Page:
A big difference between a limited liability company, sole proprietorship and a limited partnership is how you as an owner charge a salary. We have previously looked at how salaries or dividends are paid in limited liability companies. Now we are changing the focus and this article is aimed at those who want to know how to handle the salary through their own withdrawals in sole proprietorship.
Prerequisites salary sole proprietorship
As an owner of a sole proprietorship, you can never be both owner and employee. This means that there is really no classic salary to tell individual traders. Your personal finances and the company’s finances are more or less one. When you need money privately, you do not pay the salary as to a regular employee, you make your own withdrawal.
Private withdrawal sole proprietorship
A private outlet is what the name gossips about. You pick out actual assets like money and goods out of the company or use the company’s funds to pay your private expenses. The source of the own withdrawal is the company’s own capital. It, in turn, comes from deposits and past years of earnings. Thus, the profits and investments of the sole proprietorship carry out the pool of capital that will be your salary.
Tax own withdrawal
You do not pay any taxes on your own withdrawal. The Income Tax your sole proprietorship is based on the results of the business and not how much money you pick out. As is known, earnings in your sole proprietorship are income minus costs. You should pay profit tax and co-charges on the performance of the business and it is completely independent of how much own withdrawals you make.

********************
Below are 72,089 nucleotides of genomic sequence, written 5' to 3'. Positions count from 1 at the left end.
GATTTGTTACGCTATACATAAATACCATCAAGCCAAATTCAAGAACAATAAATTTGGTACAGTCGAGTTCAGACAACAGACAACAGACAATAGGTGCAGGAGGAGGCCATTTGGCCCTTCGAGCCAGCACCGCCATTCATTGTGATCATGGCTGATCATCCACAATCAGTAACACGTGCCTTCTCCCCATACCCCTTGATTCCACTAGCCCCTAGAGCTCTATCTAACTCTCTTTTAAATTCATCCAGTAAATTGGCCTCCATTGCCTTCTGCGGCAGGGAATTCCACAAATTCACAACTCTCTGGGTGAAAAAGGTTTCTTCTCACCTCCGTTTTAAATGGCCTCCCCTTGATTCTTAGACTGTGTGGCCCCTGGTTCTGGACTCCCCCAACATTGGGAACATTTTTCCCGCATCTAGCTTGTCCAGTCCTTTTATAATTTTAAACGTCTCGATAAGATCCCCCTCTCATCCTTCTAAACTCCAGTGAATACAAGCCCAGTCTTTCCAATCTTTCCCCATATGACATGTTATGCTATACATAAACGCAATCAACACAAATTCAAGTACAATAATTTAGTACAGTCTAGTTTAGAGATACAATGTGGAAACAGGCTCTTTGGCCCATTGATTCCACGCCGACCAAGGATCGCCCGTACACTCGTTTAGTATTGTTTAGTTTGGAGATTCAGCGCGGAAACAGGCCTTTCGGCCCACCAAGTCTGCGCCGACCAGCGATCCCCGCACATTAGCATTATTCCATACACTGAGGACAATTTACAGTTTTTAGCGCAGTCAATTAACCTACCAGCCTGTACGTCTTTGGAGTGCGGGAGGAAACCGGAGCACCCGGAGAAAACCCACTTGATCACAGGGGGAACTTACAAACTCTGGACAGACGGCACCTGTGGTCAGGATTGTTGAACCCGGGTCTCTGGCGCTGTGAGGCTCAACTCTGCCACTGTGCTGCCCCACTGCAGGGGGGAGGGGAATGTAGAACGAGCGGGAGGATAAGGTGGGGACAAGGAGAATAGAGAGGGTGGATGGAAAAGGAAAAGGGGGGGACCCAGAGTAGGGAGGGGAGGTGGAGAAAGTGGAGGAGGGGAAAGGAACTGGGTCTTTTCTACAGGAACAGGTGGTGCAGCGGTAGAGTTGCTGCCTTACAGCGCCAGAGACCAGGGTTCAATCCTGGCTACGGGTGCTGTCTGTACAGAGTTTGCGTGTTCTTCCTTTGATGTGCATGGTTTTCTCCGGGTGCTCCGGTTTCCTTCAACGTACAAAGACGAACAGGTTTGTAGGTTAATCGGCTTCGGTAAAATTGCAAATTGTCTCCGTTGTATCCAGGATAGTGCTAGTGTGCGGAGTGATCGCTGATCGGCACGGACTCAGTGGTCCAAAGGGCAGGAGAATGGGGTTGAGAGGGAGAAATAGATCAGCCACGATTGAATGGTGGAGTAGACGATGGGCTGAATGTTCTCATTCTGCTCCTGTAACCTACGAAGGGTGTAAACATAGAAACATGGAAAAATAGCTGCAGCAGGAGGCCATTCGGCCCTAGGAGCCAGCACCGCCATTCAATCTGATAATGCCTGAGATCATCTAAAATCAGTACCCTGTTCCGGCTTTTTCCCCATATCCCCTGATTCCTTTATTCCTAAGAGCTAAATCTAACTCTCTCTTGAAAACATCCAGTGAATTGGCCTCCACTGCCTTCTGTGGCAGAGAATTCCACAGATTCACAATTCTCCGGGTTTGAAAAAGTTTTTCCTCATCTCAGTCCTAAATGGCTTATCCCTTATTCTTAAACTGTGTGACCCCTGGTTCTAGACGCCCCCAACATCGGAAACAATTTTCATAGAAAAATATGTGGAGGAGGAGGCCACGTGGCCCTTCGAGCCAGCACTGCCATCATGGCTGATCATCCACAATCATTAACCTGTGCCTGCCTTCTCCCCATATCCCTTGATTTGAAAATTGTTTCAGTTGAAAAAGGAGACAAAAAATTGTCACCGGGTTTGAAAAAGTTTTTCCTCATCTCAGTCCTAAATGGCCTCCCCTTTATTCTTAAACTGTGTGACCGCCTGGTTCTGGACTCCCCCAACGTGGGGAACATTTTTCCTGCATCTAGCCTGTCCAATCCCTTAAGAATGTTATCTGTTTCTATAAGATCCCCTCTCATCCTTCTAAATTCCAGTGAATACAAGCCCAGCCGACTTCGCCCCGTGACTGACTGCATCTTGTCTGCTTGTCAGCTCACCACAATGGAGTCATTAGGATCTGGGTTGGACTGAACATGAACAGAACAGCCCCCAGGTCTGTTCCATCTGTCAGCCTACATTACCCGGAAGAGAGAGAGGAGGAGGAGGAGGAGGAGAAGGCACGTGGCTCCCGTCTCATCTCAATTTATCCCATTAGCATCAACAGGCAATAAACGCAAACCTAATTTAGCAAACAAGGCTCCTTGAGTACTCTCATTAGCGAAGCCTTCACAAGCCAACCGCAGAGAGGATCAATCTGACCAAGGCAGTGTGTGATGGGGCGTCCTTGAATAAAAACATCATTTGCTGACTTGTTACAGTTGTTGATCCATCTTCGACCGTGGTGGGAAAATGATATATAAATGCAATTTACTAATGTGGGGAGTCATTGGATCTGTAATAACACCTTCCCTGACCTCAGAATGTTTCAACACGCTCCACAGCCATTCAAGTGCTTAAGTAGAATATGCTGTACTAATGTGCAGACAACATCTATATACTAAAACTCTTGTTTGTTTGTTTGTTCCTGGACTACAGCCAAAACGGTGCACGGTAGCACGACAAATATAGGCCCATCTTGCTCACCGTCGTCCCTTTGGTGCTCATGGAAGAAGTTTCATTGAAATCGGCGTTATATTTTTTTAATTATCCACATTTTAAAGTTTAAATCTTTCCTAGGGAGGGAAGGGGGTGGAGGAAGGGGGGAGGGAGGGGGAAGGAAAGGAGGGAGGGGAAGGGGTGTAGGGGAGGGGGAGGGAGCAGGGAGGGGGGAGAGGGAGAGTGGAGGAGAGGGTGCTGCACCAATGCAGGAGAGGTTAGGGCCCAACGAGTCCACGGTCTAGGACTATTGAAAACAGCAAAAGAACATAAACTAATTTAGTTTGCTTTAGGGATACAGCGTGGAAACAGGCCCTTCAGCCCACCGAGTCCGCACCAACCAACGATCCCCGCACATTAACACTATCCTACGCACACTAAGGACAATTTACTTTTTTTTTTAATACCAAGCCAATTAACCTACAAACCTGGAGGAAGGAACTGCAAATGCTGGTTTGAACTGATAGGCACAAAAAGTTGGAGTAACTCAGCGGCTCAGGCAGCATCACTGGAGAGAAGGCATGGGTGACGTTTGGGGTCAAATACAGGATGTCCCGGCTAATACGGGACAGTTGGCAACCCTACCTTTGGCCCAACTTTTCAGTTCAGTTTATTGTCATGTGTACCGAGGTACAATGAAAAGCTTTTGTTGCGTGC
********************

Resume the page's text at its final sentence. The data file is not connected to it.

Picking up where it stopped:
Here a small problem arises that you need to keep track of. As I said, you pay tax on profit for the year and the exact amount of tax for the year you know only at the annual financial statements. The risk is that you make too large withdrawals and do not have enough cash to pay any residual tax.
How, then, can you plan your own outlets to avoid problems? You will most likely need money during the year and not just as a lump sum when you know the results of the year. A common rule of thumb is that 50% of the earnings disappear in taxes, which means you can withdraw about half of the profits each month. If you want to be on the safe side, it is best to make a proper calculation for your profit and tax.
In addition, it is important to remember that profits do not always reflect the cash flow in the sole proprietorship. For example, an investment in a larger machine is recognized as a depreciation that is a cost over several years even though you pay for the investment directly. This means that the purchase affects your liquidity more than your earnings. The risk is therefore that you may lack cash to pay any taxes, even though the result is positive and you only made your own withdrawals within the framework of profit for the year and tax.
Account for own withdrawal
The own withdrawal is not a deduction (cost) that affects the taxable profit of your sole proprietorship. But this does not mean that you do not have to report it in the current accounts and when you make your own withdrawal, you should report it in the accounts.
You account for your own withdrawal by crediting (reducing) an asset account and debiting (reducing) an account for equity. Now we see that the own withdrawal does not affect the result because it is only accounts in the balance sheet that are concerned.